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New Multi-Center Study Demonstrates Masimo PVI Predicts the Hemodynamic Effects of Positive End-Expiratory Pressure (PEEP)

03/31/2010
Researchers Conclude that PVI May be Useful in Automatically and Noninvasively Detecting the Deleterious Effects of PEEP in Ventilated and Sedated Patients

IRVINE, Calif., March 31, 2010 /PRNewswire via COMTEX/ --Masimo (Nasdaq: MASI), the inventor of Pulse CO-Oximetry(TM) and Measure-Through Motion and Low Perfusion pulse oximetry, announced today that a new clinical study published in the March 2010 issue of Anesthesia & Analgesia, shows Masimo PVI successfully predicts the hemodynamic effects of Positive End-Expiratory Pressure (PEEP) in mechanically ventilated patients after cardiac surgery. According to study researchers, the ability of PVI to predict the effects of PEEP may allow physicians to "optimize the respiratory uptake in oxygen and its delivery to the tissues." (1)

It is critically important for clinicians to accurately determine whether the addition of PEEP, a ventilator setting that can alter cardiac output (the amount of blood the heart pumps), will have positive or negative hemodynamic effects. PEEP can be beneficial if it improves PaO2 (arterial oxygenation and oxygen delivery during anesthesia) by opening collapsed alveoli to increase gas exchange, but harmful if it decreases blood flow to the tissues (most often measured as cardiac output). Masimo PVI has been shown on multiple clinical studies to continuously and noninvasively predict fluid responsiveness in mechanically-ventilated patients under general anesthesia. However, researchers in this study approached the relationship between PVI and fluid responsiveness in the reverse manner from which it is usually evaluated. Instead of looking at whether PVI predicts a positive response by the patient, they evaluated whether PVI predicated a negative response (decreased preload) with the addition of PEEP.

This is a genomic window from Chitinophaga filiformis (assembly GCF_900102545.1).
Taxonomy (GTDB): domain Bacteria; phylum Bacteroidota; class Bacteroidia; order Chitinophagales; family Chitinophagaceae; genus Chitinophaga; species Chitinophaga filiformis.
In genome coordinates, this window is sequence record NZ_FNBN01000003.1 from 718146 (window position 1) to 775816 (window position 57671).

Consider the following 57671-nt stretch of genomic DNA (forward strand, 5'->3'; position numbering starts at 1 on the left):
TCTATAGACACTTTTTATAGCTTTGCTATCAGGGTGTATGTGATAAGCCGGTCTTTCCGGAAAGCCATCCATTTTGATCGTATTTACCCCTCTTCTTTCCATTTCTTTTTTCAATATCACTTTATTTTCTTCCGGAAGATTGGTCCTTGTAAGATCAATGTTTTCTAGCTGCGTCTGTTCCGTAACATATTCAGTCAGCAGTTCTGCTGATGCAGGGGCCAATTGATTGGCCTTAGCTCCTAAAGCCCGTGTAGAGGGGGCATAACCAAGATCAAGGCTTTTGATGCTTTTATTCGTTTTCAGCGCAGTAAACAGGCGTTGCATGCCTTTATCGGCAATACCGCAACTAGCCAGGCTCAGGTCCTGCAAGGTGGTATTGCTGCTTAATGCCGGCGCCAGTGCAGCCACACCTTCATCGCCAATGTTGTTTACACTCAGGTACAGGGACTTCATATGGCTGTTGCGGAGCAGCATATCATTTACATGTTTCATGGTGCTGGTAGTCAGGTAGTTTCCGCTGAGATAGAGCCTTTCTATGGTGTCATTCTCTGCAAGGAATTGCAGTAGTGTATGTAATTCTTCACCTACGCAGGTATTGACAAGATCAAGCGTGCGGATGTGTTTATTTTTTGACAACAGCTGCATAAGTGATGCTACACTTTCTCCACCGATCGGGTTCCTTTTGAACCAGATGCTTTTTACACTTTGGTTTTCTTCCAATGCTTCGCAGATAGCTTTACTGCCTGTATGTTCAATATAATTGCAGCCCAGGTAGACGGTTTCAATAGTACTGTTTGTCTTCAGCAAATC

Researchers from the Louis Pradel Hospital, Department of Anesthesiology and Intensive Care, in Lyon, France, and the University of California, Irvine, School of Medicine in Irvine, California, studied 21 mechanically-ventilated and sedated patients in the postoperative period after coronary artery bypass graft (CABG) surgery. Patients were monitored via invasive pulmonary artery catheter for end-expiratory central venous pressure (CVP), end-expiratory pulmonary capillary wedge pressure (PCWP), cardiac index (cardiac output indexed to body surface area) (CI), pulse pressure variation, and stroke volume (SV), and PVI via a Masimo Rainbow SET Pulse CO-Oximeter sensor attached to the finger. Hemodynamic data was recorded at three successive tidal volumes (VT of 6, 8, and 10 mL/kg) during zero end-expiratory pressure (ZEEP) and after the addition of 10 cm H2O PEEP for each VT and hemodynamically instable (HI) patients were defined as those with >15% decrease in CI after the addition of PEEP.